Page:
JFAC leaves tech details on hold

(UPDATED, 5:24 p.m., with comments from Senate Education Committee Chairman John Goedde.)

The numbers were more or less set Monday, as the Joint Finance-Appropriations Committee approved a $66 million boost in the public schools budget.

But budget-writers left themselves with work to do on two small but contentious pieces of a $1.7 billion budget — high school WiFi technology and the troubled Schoolnet instructional management system.

Both components of the budget are on hold — at least until Thursday — while lawmakers haggle over the details of legislative “intent language.”

Through “intent language,” budget-writers dictate how agencies will spend the money the state has appropriated. And on both WiFi and the instructional management system, the debate does not center on the dollar figures, but instead on the ground rules.

WiFi. JFAC earmarked $2.25 million to continue installing and maintaining wireless technology in high schools and junior high schools. But the question is whether to continue a controversial multiyear contract with Education Networks of America, or allow districts to shop around for their own wireless systems.

State Superintendent Tom Luna has been a vocal supporter of a statewide WiFi system — and ENA, which is supposed to have wireless installed in 175 schools by mid-March. But he said he is comfortable with the “intent language,” since schools would still be required to purchase a WiFi system that meets the same standards set by the state contract.

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Senate Education Committee Chairman John Goedde is leading the push to dismantle the WiFi contract, saying the money should instead go to districts. He told Idaho Education News that he isn’t satisfied with the JFAC “intent language,” and would rather reopen the contract to allow all schools the option to stick with ENA or cut their own deals. This still gives ENA a competitive edge, said Goedde; some districts would opt to stay put simply because ENA’s equipment is already in place.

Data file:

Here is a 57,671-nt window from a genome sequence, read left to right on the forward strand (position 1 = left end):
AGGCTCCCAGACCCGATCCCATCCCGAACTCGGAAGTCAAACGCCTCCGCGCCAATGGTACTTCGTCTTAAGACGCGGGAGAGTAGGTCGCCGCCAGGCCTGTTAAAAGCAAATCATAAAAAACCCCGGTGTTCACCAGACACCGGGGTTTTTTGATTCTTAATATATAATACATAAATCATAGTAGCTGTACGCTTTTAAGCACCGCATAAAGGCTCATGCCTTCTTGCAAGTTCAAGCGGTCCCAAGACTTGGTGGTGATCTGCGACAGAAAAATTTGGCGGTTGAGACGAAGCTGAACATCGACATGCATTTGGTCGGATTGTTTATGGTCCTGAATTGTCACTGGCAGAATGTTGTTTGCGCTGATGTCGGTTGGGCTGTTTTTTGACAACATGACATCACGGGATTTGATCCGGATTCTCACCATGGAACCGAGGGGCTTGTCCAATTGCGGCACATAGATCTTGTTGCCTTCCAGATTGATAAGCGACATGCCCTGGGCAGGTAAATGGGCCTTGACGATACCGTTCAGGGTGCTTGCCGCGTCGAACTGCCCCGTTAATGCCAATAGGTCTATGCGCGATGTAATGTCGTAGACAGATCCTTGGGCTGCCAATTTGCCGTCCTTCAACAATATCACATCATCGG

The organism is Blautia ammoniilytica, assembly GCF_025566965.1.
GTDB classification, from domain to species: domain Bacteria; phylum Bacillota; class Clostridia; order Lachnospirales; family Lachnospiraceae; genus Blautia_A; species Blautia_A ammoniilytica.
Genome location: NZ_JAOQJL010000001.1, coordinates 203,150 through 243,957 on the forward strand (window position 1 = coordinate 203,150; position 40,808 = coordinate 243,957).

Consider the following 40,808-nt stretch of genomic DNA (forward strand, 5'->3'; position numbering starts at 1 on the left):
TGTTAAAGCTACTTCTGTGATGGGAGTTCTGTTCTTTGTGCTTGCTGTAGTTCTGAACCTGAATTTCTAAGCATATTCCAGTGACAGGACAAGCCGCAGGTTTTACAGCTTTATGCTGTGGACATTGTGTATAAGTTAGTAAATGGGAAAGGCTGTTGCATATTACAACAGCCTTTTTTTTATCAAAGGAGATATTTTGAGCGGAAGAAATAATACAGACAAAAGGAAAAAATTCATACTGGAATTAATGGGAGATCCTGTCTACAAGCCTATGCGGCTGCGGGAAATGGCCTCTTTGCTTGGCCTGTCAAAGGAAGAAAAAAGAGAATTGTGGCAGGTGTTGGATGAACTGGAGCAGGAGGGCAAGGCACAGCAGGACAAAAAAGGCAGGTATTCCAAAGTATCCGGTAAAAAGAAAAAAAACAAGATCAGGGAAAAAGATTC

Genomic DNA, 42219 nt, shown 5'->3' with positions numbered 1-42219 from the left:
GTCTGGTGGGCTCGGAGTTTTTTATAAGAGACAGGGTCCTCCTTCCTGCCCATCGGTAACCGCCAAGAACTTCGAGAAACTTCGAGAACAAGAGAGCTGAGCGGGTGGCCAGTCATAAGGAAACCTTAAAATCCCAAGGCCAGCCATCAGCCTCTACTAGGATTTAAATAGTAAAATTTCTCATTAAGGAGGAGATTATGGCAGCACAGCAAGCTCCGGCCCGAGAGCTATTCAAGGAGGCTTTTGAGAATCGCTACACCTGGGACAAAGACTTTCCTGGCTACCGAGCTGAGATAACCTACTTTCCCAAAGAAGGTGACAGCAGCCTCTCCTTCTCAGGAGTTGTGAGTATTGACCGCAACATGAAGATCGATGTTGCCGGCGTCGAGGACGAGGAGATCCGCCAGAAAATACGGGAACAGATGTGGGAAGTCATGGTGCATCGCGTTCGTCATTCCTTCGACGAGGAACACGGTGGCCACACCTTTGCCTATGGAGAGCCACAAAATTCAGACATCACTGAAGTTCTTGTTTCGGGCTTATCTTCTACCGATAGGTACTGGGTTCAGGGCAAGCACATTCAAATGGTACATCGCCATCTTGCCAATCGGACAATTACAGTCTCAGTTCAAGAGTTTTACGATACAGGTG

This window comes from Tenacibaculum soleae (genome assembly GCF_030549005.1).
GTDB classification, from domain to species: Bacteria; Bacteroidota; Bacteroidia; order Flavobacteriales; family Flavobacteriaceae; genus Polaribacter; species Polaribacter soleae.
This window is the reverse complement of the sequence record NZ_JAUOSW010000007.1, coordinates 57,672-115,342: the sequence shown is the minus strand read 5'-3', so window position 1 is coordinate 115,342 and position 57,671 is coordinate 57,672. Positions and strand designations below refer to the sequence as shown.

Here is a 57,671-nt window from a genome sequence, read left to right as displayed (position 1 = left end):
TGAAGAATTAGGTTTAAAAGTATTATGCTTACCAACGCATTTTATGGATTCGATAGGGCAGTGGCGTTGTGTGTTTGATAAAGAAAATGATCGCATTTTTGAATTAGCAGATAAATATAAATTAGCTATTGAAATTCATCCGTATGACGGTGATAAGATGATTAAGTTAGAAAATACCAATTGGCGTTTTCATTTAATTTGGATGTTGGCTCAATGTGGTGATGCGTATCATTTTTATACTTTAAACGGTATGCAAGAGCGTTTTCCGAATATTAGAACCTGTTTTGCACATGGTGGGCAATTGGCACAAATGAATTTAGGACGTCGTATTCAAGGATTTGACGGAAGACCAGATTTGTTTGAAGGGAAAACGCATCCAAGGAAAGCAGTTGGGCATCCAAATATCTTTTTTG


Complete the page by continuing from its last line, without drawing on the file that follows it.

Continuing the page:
Instructional management systems. The state is at a crossroads on continuing this system — which is supposed to give teachers student data in real time, so they can model their lesson plans. A three-year, $20.5 million J.A. and Kathryn Albertson Foundation grant has run its course, and the state’s contract with Pearson Education Inc. expires on June 30. The Schoolnet pilot has been rocky, with district officials complaining that the system has been plagued with inaccuracies.

The question for JFAC, and for the rest of the Legislature, is where to proceed. JFAC earmarked $4.5 million for the system — which mirrors the matching funds the state put into Schoolnet in 2013-14. But the JFAC “intent language” lays out two options: rebidding the Pearson contract, or giving districts money to purchase their own instructional management system.

It’s possible that Pearson could again receive the state’s contract, or it’s possible that districts would decide to purchase Schoolnet on their own. But the intent language could also phase out Schoolnet in the future.

On Monday, Luna downplayed the impact of the intent language — and said the state would still own the Schoolnet technology acquired during the pilot phase. “Our efforts are not lost.”

On Thursday, JFAC is expected to chart its course on WiFi and Schoolnet. And another controversial school budget line item is on the docket for Wednesday, when JFAC considers the state Department of Administration’s request for $7.3 million to keep the Idaho Education Network broadband system on hold through 2014-15.

With lawmakers hoping to adjourn on March 21, this shapes up as a crucial week on the education budget front.

More reading: Here’s a detailed analysis on the WiFi and Idaho Education Network controversies.

Disclosure: Idaho Education News is funded through a grant from the J.A. and Kathryn Albertson Foundation.